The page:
A court’s ability to deal with a divorce is called its “jurisdiction”. For British expatriates in Singapore, a divorce can typically proceed either in the Singapore or English jurisdiction.
Choosing the appropriate jurisdiction for divorce is important. This is because the family courts in each country have developed different rules which guide their exercise of dividing assets and income during a divorce. This can affect the financial outcome of a divorce as a result.
This article will discuss:
- When can a British expatriate divorce in Singapore?
- When can a British expatriate divorce in England/Wales?
- Should British expatriates file for divorce in England based on joint or sole domicile in England?
- Contesting jurisdiction if either spouse does not agree to divorcing in England/Wales
Contrary to popular belief, it is not necessary to divorce in the country in which you were married.
In order for British expatriates to commence divorce proceedings in Singapore:
- One of the parties must have been habitually resident in Singapore for 3 consecutive years, prior to initiating the divorce, or be domiciled (permanent place of residence) in Singapore; and
- Parties must have been married for at least 3 years.
However, in cases where one spouse has suffered exceptional hardship a divorce may be granted within the 3 years.
A British expatriate choosing to divorce through the Singapore courts must also be aware of the potential subsequent financial claims that could be made through the English courts by their spouse for a financial settlement after a foreign divorce, under Part III Matrimonial & Family Proceedings Act 1984. Read more about claiming financial relief in England after a Singapore divorce in our other article.
When Can a British Expatriate Divorce in England/Wales?
If the above-mentioned conditions are not satisfied or if either party wishes to initiate a divorce prior to the 3-year period, British expatriates may look to filing for divorce in their home jurisdiction instead.
British expatriates (and the spouses of British expatriates of a different nationality) are usually able to initiate a divorce in the English courts, as long as they have been married for more than 1 year.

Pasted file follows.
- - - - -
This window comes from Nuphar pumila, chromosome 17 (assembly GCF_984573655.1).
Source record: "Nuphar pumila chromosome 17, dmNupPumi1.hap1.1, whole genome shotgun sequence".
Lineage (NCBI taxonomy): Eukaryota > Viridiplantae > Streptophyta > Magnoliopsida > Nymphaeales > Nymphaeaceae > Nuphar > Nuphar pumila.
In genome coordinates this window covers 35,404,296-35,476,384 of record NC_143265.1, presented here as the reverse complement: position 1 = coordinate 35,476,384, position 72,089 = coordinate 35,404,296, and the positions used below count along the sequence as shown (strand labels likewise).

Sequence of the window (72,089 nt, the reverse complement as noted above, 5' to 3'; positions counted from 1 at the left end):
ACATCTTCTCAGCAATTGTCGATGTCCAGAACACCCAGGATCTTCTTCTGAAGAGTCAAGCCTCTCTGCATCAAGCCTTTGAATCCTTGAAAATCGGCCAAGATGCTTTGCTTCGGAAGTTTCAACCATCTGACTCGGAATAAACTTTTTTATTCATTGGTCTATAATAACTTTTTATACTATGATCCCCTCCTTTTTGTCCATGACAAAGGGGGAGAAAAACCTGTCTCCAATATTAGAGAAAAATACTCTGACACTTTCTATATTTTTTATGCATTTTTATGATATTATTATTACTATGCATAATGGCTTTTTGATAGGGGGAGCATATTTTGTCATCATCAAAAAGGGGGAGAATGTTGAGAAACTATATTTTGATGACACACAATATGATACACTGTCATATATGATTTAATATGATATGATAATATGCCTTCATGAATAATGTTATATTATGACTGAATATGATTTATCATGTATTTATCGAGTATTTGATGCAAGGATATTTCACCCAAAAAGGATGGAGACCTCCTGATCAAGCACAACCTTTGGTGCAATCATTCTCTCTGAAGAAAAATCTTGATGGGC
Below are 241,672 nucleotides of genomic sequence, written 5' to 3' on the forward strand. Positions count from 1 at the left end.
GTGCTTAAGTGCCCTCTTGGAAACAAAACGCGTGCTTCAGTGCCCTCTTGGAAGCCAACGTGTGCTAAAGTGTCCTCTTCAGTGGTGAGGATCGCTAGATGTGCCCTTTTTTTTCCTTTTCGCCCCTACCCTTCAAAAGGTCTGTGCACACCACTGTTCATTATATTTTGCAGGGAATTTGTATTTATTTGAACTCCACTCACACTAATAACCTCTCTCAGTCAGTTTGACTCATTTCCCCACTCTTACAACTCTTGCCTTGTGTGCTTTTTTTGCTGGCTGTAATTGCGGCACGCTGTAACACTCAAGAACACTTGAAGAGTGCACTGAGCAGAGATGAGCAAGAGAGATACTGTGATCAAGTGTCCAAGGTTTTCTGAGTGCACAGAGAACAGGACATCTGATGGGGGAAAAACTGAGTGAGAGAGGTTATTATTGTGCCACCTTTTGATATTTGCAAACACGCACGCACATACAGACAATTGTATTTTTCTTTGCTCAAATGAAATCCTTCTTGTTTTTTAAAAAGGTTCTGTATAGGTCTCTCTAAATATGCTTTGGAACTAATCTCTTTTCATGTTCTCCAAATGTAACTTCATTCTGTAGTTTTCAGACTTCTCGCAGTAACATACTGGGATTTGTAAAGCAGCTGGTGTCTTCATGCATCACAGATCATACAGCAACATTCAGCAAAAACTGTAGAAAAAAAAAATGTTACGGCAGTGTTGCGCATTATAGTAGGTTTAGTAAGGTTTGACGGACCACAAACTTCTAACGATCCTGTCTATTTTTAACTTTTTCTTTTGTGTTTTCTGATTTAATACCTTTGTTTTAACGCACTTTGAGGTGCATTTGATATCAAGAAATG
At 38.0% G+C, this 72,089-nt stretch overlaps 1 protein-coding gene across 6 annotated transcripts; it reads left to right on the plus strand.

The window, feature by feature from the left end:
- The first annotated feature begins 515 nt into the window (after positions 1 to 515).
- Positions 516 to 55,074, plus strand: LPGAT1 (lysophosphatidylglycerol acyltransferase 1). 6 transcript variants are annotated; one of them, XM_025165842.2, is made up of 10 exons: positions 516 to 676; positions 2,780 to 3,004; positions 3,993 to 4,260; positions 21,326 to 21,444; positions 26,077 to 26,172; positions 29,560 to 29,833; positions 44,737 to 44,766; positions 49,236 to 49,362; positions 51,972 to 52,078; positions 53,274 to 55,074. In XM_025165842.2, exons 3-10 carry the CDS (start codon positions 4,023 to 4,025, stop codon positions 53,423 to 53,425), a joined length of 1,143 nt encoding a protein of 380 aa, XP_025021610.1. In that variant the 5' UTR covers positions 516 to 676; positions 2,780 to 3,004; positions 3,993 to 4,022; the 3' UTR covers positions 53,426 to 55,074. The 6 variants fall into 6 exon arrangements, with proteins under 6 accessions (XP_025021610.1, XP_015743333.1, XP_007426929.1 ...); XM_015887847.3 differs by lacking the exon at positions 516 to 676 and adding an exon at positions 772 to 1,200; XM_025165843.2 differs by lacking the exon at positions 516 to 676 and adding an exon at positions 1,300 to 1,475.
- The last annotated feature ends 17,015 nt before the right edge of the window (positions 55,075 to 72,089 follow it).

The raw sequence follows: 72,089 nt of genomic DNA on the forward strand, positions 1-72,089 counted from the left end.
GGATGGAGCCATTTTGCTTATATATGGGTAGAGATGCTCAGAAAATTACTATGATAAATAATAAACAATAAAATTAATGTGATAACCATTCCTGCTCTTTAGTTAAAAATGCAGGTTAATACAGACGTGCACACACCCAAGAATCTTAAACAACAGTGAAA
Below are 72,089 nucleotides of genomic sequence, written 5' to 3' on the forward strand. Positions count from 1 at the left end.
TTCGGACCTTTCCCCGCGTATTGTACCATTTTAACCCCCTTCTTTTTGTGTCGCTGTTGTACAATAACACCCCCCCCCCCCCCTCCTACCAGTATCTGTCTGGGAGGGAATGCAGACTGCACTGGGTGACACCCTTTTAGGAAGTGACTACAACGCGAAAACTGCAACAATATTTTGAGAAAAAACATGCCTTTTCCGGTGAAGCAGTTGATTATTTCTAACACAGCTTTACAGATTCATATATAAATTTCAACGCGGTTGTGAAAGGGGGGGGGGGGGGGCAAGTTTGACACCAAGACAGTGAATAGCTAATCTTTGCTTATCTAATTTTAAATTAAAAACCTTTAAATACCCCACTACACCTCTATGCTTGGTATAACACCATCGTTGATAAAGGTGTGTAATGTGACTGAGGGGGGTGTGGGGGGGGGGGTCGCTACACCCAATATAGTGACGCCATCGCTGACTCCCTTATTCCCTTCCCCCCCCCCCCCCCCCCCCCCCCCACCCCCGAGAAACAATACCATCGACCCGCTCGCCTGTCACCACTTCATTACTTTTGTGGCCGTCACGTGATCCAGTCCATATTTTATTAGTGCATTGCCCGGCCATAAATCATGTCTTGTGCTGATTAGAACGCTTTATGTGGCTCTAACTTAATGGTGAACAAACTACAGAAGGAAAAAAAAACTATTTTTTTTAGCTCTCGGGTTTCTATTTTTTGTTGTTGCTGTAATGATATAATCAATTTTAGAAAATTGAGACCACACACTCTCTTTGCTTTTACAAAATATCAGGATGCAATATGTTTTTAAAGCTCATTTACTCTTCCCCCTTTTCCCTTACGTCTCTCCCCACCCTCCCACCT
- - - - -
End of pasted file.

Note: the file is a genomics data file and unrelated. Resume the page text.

A divorce can proceed in England even if one or both the parties, have lived abroad for many years.
However, whether the parties can divorce in England/Wales also depends if the English courts have jurisdiction to hear your divorce proceedings.
When does the English court have jurisdiction?
The English courts have jurisdiction to deal with the divorce only where:
- Both parties are habitually resident in England and Wales; or
- Either parties were habitually resident in England and Wales, and one of them still resides there; or
- The respondent (the person whom the divorce is filed against) is habitually resident in England and Wales; or
- The petitioner (the person who filed the divorce) is habitually resident in England and Wales and has lived there for at least 1 year immediately before the petition is filed; or
- The petitioner is domiciled in England and Wales and has been residing in England and Wales for at least 6 months immediately before the petition is filed; or
- Both parties are domiciled in England and Wales; or
- If none of (1)–(6) above applies and no court of another EU State has jurisdiction, either party is domiciled in England and Wales on the date when the proceedings are begun.
To establish jurisdiction, points (1) to (5) require physical presence in England/Wales of one or both parties.
Points (6) and (7) do not require the physical presence in England/Wales of either of the parties. The practical implication is that the divorce can be conducted entirely remotely by English lawyers who are experienced working with expats.
What is domicile and how to determine the place of domicile in English law?
Everyone has a domicile at all times and it is only possible to have one domicile at any one time.
In the context of English divorce jurisdiction, it is essential to understand 2 forms of domicile:
- Domicile of origin; and
- Domicile of choice.
Domicile of origin
The domicile of origin is the domicile that a person acquires at birth and is the country in which their parent is domiciled at the date of birth.